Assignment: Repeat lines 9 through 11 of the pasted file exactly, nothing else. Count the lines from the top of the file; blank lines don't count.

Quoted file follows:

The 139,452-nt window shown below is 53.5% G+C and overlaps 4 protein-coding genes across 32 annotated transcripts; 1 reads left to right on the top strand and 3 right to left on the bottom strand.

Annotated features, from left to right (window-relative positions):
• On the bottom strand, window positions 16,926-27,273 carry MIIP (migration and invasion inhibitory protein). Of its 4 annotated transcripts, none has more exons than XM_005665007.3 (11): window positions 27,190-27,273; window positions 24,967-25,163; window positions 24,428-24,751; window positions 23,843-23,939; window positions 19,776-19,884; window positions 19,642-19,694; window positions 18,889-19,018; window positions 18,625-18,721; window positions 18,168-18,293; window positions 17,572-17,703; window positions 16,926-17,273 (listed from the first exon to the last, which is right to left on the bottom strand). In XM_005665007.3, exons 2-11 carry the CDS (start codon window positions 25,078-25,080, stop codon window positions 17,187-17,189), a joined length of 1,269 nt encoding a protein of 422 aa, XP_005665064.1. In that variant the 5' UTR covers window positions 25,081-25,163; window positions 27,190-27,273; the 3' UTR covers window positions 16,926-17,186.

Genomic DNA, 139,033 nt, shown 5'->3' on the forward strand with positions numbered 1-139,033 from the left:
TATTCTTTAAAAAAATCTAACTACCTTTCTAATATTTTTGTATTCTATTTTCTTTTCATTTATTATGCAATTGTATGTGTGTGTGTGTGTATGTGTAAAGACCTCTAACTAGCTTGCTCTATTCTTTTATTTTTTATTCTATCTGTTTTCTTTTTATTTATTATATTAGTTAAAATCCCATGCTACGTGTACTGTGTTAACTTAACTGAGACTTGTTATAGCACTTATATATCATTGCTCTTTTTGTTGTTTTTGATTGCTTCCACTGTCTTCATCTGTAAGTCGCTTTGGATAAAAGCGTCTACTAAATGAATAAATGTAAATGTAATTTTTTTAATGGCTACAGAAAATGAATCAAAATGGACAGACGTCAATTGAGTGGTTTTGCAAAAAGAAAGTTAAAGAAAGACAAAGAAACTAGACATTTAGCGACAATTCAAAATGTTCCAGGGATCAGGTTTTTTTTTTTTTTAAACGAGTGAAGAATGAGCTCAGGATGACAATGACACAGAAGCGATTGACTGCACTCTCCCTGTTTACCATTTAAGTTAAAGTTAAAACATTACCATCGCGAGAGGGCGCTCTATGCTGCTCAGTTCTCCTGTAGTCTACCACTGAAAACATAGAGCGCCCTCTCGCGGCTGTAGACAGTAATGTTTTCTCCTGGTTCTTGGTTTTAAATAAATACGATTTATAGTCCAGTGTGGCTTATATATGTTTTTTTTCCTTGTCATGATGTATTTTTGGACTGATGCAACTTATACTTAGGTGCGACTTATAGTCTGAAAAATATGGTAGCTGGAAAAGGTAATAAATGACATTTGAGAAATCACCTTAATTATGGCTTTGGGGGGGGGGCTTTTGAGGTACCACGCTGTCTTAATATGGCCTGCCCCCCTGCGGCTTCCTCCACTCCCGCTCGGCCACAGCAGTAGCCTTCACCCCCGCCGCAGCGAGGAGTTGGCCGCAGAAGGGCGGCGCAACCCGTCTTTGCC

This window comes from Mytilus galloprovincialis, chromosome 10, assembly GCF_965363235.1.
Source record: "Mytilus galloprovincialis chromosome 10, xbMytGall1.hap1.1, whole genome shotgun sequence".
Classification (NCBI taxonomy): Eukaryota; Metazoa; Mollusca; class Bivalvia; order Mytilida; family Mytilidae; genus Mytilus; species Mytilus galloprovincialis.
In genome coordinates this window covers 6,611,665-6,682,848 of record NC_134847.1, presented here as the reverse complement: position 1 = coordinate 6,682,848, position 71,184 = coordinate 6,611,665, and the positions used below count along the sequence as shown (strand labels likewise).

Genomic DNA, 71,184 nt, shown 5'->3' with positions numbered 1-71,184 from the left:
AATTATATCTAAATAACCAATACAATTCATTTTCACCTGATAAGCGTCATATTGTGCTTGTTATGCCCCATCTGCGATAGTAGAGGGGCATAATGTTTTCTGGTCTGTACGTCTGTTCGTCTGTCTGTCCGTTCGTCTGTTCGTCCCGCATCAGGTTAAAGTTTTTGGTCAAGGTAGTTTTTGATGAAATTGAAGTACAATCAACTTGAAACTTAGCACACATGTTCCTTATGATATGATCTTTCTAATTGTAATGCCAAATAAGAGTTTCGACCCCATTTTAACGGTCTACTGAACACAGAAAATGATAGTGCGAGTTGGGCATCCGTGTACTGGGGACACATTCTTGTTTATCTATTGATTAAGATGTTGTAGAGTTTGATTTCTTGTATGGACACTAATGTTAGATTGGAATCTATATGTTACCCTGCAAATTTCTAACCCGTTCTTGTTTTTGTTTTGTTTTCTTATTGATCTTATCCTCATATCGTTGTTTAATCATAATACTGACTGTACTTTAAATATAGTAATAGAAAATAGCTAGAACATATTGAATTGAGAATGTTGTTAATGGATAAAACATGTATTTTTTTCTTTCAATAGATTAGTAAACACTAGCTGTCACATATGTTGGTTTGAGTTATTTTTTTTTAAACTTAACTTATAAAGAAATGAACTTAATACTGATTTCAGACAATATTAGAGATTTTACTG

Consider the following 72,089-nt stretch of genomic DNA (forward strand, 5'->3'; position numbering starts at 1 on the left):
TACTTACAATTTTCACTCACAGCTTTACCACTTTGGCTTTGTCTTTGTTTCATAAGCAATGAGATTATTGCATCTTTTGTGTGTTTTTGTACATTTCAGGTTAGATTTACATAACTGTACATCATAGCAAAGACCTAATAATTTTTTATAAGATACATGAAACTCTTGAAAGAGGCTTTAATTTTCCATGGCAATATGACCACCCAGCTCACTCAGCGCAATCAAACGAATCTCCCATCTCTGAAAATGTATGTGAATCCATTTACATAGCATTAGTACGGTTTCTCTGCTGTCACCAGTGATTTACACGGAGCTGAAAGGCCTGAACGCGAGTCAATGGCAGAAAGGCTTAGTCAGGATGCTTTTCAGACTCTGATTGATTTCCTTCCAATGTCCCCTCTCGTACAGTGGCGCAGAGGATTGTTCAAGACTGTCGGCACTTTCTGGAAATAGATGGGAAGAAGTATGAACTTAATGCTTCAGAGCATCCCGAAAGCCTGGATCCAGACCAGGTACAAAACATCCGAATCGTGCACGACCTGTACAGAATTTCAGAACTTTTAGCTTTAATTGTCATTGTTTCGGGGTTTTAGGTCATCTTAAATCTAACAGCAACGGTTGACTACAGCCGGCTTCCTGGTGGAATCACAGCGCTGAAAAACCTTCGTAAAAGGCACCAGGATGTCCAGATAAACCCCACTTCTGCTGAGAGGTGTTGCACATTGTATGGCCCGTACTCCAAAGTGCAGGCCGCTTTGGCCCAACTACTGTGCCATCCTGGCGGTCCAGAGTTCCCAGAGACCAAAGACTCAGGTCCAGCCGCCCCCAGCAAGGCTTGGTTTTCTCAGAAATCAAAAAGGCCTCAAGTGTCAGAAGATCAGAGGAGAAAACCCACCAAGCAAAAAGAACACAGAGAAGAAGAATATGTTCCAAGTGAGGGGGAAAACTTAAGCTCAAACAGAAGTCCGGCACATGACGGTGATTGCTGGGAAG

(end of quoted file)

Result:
In genome coordinates this window covers 6,611,665-6,682,848 of record NC_134847.1, presented here as the reverse complement: position 1 = coordinate 6,682,848, position 71,184 = coordinate 6,611,665, and the positions used below count along the sequence as shown (strand labels likewise).

Genomic DNA, 71,184 nt, shown 5'->3' with positions numbered 1-71,184 from the left:
AATTATATCTAAATAACCAATACAATTCATTTTCACCTGATAAGCGTCATATTGTGCTTGTTATGCCCCATCTGCGATAGTAGAGGGGCATAATGTTTTCTGGTCTGTACGTCTGTTCGTCTGTCTGTCCGTTCGTCTGTTCGTCCCGCATCAGGTTAAAGTTTTTGGTCAAGGTAGTTTTTGATGAAATTGAAGTACAATCAACTTGAAACTTAGCACACATGTTCCTTATGATATGATCTTTCTAATTGTAATGCCAAATAAGAGTTTCGACCCCATTTTAACGGTCTACTGAACACAGAAAATGATAGTGCGAGTTGGGCATCCGTGTACTGGGGACACATTCTTGTTTATCTATTGATTAAGATGTTGTAGAGTTTGATTTCTTGTATGGACACTAATGTTAGATTGGAATCTATATGTTACCCTGCAAATTTCTAACCCGTTCTTGTTTTTGTTTTGTTTTCTTATTGATCTTATCCTCATATCGTTGTTTAATCATAATACTGACTGTACTTTAAATATAGTAATAGAAAATAGCTAGAACATATTGAATTGAGAATGTTGTTAATGGATAAAACATGTATTTTTTTCTTTCAATAGATTAGTAAACACTAGCTGTCACATATGTTGGTTTGAGTTATTTTTTTTTAAACTTAACTTATAAAGAAATGAACTTAATACTGATTTCAGACAATATTAGAGATTTTACTG